European Committee for the Prevention of Torture
and Inhuman or Degrading Treatment or Punishment


Developments concerning CPT standards
in respect of imprisonment
Extract from the 11th General Report of the CPT,
published in 2001
Almost a decade has elapsed since the CPT described, in its 2nd General Report, some of the
main issues pursued by the Committee when visiting prison establishments. In the meantime, the
Committee has carried out more than 100 visits and the number of Parties to the Convention has
practically doubled. Naturally, the CPT’s standards in respect of imprisonment have gradually
evolved, in the light of the new situations encountered and the experience gathered.
The CPT intends, progressively, to draw up updated descriptions of its standards in all areas
falling within its mandate. For the time being, the CPT would like, in this section of its 11th General
Report, to highlight a miscellany of issues in the area of prison matters which are of particular
current concern to the Committee and, no doubt, to those responsible for prison administration and
to other interested circles throughout Europe.

Staff-prisoner relations
The cornerstone of a humane prison system will always be properly recruited and trained
prison staff who know how to adopt the appropriate attitude in their relations with prisoners and see
their work more as a vocation than as a mere job. Building positive relations with prisoners should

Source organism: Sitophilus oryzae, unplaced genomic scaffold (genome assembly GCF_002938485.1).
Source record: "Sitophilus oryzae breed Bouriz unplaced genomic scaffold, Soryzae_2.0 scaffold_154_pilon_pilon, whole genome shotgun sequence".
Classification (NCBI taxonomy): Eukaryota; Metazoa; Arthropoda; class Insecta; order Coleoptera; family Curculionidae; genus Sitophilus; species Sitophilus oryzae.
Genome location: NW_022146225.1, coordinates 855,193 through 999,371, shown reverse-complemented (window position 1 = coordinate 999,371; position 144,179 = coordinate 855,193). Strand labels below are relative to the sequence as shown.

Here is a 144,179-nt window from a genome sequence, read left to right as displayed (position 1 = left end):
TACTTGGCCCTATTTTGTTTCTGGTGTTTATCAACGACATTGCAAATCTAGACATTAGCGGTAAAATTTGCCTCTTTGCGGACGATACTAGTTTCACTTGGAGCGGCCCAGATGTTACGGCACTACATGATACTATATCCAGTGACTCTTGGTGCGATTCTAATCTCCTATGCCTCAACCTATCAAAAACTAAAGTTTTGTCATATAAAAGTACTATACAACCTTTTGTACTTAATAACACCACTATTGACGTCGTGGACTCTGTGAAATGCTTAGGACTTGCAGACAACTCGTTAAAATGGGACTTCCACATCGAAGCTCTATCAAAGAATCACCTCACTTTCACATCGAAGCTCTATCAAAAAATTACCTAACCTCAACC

be recognised as a key feature of that vocation.
Regrettably, the CPT often finds that relations between staff and prisoners are of a formal
and distant nature, with staff adopting a regimented attitude towards prisoners and regarding verbal
communication with them as a marginal aspect of their work. The following practices frequently
witnessed by the CPT are symptomatic of such an approach: obliging prisoners to stand facing a
wall whilst waiting for prison staff to attend to them or for visitors to pass by; requiring prisoners to
bow their heads and keep their hands clasped behind their back when moving within the
establishment; custodial staff carrying their truncheons in a visible and even provocative manner.
Such practices are unnecessary from a security standpoint and will do nothing to promote positive
relations between staff and prisoners.
The real professionalism of prison staff requires that they should be able to deal with
prisoners in a decent and humane manner while paying attention to matters of security and good
order. In this regard prison management should encourage staff to have a reasonable sense of trust
and expectation that prisoners are willing to behave themselves properly. The development of
constructive and positive relations between prison staff and prisoners will not only reduce the risk
of ill-treatment but also enhance control and security. In turn, it will render the work of prison staff
far more rewarding.

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